Apollo Program – Quiz

Apollo Program – Quiz
The year 2019 celebrated the 50th anniversary of the first humans landing on the Moon. Can you match the descriptions with the right answers?

Quiz: The Apollo Program

  1. The number of manned spacecraft that went to the Moon: (A) three; (B) six; (C) nine

  2. He orbited in the command module when Armstrong and Aldrin landed on the Moon: (A) Frank Borman; (B) Michael Collins; (C) Al Worden

  3. He took the iconic photo known as “Earthrise” (shown in the header image): (A) Buzz Aldrin; (B) Bill Anders; (C) Stu Roosa

  4. The first person to drive a vehicle on the Moon: (A) Dave Scott; (B) Pete Conrad; (C) John Young

  5. The first American in Space later hit golf balls on the Moon: (A) John Glenn (B) Neil Armstrong; (C) Alan Shepard

  6. Here's where you can see the Apollo 10 command module: (A) Science Museum, London; (B) National Air and Space Museum, Washington DC; (C) Canadian Museum of Nature, Ottawa

  7. The crew that landed near NASA's Surveyor 3 probe and returned some parts of it to Earth: (A) Apollo 12; (B) Apollo 14; (C) Apollo 16

  8. He left a photograph of his family on the Moon: (A) Buzz Aldrin; (B) Dave Scott; (C) Charles Duke;

  9. According to the Guinness Book of Records, this Apollo crew went the greatest distance from Earth ever achieved by humans: (A) Apollo 17; (B) Apollo 13; (C) Apollo 10

  10. The last man on the Moon: (A) Harrison Schmitt; (B) Jim Lovell; (C) Gene Cernan
Answers and notes
1. The number of manned spacecraft that went to the Moon: (C) nine
(1) Apollo 8 was the first manned mission to the Moon. Apollo 10, the dress rehearsal for Apollo 11, carried out all the procedures, even taking the Lunar Module down to within 16 km miles of the lunar surface. (2) Six Apollo missions landed astronauts on the Moon. (3) Famously, the damaged Apollo 13 went around the Moon and used a boost from lunar gravity to get home.

2. He orbited in the command module when Armstrong and Aldrin landed on the Moon: (B) Michael Collins
Frank Borman was the Commander of Apollo 8. Al Worden was the Command Module Pilot of Apollo 15.

3. He took the iconic photo known as “Earthrise” (shown in the header image): (B) Bill Anders
On December 24, 1968, when Apollo 8 came around from the far side of the Moon, the crew saw the Earth in the sky above the Moon.

4. The first person to drive a vehicle on the Moon: (A) Dave Scott
Pete Conrad and Alan Bean, (Apollo 12) had to walk to the sites they visited and carry the rock samples back. There was a cart for the Apollo 14 astronauts, but the great innovation was the Lunar Roving Vehicle (LRV). Apollo 15 and the two missions that followed had the benefit of the LRV. Dave Scott was the first to drive one, and John Young of Apollo 16 was the second.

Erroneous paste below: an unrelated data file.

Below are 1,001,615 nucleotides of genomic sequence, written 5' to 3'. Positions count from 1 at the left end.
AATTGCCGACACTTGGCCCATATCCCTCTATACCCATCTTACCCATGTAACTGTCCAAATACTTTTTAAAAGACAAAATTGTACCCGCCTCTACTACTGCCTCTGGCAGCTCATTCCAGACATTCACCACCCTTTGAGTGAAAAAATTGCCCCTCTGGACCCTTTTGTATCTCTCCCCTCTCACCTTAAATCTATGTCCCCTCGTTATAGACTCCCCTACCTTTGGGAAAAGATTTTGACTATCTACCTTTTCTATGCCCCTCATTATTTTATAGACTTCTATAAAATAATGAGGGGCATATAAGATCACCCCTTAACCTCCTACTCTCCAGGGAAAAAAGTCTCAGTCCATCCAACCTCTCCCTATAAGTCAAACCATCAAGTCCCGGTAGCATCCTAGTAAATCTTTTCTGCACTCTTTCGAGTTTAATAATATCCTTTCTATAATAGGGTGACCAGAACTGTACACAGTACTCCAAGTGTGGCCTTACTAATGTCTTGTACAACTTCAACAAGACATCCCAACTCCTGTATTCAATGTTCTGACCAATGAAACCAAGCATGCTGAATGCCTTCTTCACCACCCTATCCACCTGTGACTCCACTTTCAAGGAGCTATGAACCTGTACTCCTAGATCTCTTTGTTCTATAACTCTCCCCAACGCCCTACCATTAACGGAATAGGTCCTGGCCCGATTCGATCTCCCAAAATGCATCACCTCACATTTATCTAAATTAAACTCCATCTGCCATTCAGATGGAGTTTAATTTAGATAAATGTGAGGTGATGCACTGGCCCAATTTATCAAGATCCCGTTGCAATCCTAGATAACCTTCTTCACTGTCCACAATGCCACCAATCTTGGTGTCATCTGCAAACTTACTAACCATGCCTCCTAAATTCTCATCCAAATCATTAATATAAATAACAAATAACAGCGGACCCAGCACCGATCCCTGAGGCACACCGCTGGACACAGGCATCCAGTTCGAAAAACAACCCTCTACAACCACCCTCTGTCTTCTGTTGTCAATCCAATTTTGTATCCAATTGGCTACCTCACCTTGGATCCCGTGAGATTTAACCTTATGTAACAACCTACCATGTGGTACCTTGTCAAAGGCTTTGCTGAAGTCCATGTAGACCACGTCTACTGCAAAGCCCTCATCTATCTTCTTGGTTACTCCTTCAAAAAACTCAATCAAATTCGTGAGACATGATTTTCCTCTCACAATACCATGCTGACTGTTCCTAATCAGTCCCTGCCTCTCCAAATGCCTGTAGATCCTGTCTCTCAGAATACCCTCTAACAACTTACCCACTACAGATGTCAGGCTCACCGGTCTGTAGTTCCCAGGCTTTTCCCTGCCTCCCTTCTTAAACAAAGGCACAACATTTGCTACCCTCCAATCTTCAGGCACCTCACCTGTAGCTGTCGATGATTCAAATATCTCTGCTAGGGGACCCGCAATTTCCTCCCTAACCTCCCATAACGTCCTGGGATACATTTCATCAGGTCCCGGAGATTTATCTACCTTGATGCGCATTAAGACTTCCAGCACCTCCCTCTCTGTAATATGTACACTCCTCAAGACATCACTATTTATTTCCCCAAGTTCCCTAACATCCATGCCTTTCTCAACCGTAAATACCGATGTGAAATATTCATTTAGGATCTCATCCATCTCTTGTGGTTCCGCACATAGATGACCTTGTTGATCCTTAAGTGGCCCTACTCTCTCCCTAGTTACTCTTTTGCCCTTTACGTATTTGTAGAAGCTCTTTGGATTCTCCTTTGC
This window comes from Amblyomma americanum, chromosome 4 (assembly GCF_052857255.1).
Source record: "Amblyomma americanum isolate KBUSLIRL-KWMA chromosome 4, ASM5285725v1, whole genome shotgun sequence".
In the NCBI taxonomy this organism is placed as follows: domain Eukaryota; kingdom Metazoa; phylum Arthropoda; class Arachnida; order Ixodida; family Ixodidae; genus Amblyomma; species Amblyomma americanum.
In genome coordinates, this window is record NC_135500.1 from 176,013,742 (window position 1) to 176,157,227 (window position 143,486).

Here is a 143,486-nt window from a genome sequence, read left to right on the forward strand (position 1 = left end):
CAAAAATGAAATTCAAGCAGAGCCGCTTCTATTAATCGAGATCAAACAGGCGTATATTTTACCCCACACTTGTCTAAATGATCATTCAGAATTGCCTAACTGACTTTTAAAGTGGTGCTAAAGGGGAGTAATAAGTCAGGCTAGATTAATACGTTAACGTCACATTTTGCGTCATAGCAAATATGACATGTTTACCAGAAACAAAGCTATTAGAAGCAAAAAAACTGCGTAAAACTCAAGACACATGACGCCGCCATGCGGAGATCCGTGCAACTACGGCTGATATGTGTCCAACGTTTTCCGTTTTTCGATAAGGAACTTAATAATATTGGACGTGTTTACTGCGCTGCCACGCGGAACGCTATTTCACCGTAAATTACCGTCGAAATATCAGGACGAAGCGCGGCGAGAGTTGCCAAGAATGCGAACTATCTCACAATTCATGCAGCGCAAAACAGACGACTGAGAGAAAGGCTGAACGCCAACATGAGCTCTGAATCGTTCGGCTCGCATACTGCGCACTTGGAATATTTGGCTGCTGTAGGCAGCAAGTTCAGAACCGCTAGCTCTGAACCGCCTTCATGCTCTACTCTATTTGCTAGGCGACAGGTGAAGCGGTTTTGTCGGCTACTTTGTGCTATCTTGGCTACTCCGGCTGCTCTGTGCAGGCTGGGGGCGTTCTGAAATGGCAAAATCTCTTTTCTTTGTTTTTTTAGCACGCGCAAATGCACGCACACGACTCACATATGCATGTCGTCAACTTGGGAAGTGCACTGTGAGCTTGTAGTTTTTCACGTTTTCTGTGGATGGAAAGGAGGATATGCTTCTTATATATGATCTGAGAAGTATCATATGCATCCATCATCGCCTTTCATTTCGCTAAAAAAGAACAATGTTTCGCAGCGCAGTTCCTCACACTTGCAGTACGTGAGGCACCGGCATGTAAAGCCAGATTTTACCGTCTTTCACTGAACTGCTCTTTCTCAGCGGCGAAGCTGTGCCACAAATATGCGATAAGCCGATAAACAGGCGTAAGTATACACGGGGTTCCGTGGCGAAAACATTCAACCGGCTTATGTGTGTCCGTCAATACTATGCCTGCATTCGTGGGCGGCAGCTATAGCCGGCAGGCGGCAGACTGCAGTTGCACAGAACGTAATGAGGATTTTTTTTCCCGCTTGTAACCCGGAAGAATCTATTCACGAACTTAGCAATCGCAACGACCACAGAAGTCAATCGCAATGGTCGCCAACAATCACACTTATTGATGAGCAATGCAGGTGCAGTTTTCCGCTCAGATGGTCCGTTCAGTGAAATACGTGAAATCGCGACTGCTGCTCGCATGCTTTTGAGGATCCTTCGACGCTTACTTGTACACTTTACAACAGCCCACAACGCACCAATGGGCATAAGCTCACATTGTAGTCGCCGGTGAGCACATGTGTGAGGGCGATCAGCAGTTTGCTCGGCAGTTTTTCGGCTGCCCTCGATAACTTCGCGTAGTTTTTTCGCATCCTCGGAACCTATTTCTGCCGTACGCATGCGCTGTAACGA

5. The first American in Space later hit golf balls on the Moon: (C) Alan Shepard
John Glenn was the first American to orbit the Earth, but Alan Shepard (Commander of Apollo 14) preceded him into space. Armstrong was a golfer, but not a lunar golfer.

6. Here's where you could see the command module of Apollo 10: (A) Science Museum, London
The National Air and Space Museum in Washington DC displays the Apollo 11 command module. The Canadian Museum of Nature has a Moon rock brought back by Apollo 17. But only one of the Apollo command modules is outside the USA, and it's in the Science Museum in London. The Saturn V launch vehicle that sent astronauts to the Moon was derived from the Nazi V-2 weapon that brought death and destruction to to London. Not far from the Apollo 10 command module is a V-2.

7. The crew that landed near NASA's Surveyor 3 probe and returned some parts of it to Earth: (A) Apollo 12
This was the only time that a manned crew met up with an old probe. It was of interest to NASA for various reasons, including a record of how exposure on the Moon had affected it.

8. He left a photograph of his family on the Moon: (B) Charlie Duke
Buzz Aldrin (and Neil Armstrong) left a gold olive branch representing “a wish for peace for all mankind”. Among other things, Dave Scott (and Jim Irwin) left a feather from the Air Force Academy's mascot falcon. They had used it to demonstrate Galileo's principle that gravity accelerates everything equally. On the airless Moon a hammer and a feather dropped together.

9. According the Guinness Book of Records, this Apollo crew went the greatest distance from Earth ever achieved by humans: (C) Apollo 13
The citation reads:
The greatest distance from Earth achieved by humans was when the crew of the Apollo 13 were at their farthest point, 254 km (158 miles) from the lunar surface, on the far side of the Moon, and 400,171 km (248,655 miles) above the Earths surface.
10. The last man on the Moon: (C) Gene Cernan
Harrison Schmitt preceded Cernan into the Lunar Module. Jim Lovell was the only person to go twice to the Moon without landing on it. He flew on Apollo 8 and Apollo 13.

How did you do?
If you aren't an Apollo aficionado with all the answers, have you learned something from the quiz? Click on “Join the discussion” to comment, see what other people say, or find out what's new.




You Should Also Read:
Space at the Science Museum London
Art on the Moon - Fallen Astronaut
In the Shadow of the Moon - film

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